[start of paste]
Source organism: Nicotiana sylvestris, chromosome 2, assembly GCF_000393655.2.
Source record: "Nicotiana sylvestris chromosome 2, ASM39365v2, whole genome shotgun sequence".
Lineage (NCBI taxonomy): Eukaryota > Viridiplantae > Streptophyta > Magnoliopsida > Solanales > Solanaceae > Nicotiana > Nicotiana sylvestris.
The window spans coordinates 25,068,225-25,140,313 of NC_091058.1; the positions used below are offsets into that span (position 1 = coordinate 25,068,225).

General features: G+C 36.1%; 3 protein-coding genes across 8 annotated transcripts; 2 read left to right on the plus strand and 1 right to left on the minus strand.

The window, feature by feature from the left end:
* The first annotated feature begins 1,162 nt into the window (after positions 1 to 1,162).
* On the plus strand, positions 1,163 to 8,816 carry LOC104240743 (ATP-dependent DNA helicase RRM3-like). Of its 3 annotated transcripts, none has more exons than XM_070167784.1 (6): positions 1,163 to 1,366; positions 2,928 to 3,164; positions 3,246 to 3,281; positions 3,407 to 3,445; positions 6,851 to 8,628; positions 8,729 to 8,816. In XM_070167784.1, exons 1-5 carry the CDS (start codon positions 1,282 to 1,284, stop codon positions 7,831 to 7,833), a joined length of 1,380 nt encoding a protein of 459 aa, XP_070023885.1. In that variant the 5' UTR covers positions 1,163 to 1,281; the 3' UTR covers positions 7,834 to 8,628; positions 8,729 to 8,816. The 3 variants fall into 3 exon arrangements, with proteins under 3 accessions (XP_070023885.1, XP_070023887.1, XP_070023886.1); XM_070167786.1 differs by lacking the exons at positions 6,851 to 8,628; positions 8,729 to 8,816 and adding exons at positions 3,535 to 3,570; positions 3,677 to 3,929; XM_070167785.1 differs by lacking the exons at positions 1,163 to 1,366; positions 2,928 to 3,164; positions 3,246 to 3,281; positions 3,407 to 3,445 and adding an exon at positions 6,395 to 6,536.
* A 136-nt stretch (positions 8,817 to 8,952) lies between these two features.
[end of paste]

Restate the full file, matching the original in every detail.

Source organism: Nicotiana sylvestris, chromosome 2, assembly GCF_000393655.2.
Source record: "Nicotiana sylvestris chromosome 2, ASM39365v2, whole genome shotgun sequence".
Lineage (NCBI taxonomy): Eukaryota > Viridiplantae > Streptophyta > Magnoliopsida > Solanales > Solanaceae > Nicotiana > Nicotiana sylvestris.
The window spans coordinates 25,068,225-25,140,313 of NC_091058.1; the positions used below are offsets into that span (position 1 = coordinate 25,068,225).

General features: G+C 36.1%; 3 protein-coding genes across 8 annotated transcripts; 2 read left to right on the plus strand and 1 right to left on the minus strand.

The window, feature by feature from the left end:
* The first annotated feature begins 1,162 nt into the window (after positions 1 to 1,162).
* On the plus strand, positions 1,163 to 8,816 carry LOC104240743 (ATP-dependent DNA helicase RRM3-like). Of its 3 annotated transcripts, none has more exons than XM_070167784.1 (6): positions 1,163 to 1,366; positions 2,928 to 3,164; positions 3,246 to 3,281; positions 3,407 to 3,445; positions 6,851 to 8,628; positions 8,729 to 8,816. In XM_070167784.1, exons 1-5 carry the CDS (start codon positions 1,282 to 1,284, stop codon positions 7,831 to 7,833), a joined length of 1,380 nt encoding a protein of 459 aa, XP_070023885.1. In that variant the 5' UTR covers positions 1,163 to 1,281; the 3' UTR covers positions 7,834 to 8,628; positions 8,729 to 8,816. The 3 variants fall into 3 exon arrangements, with proteins under 3 accessions (XP_070023885.1, XP_070023887.1, XP_070023886.1); XM_070167786.1 differs by lacking the exons at positions 6,851 to 8,628; positions 8,729 to 8,816 and adding exons at positions 3,535 to 3,570; positions 3,677 to 3,929; XM_070167785.1 differs by lacking the exons at positions 1,163 to 1,366; positions 2,928 to 3,164; positions 3,246 to 3,281; positions 3,407 to 3,445 and adding an exon at positions 6,395 to 6,536.
* A 136-nt stretch (positions 8,817 to 8,952) lies between these two features.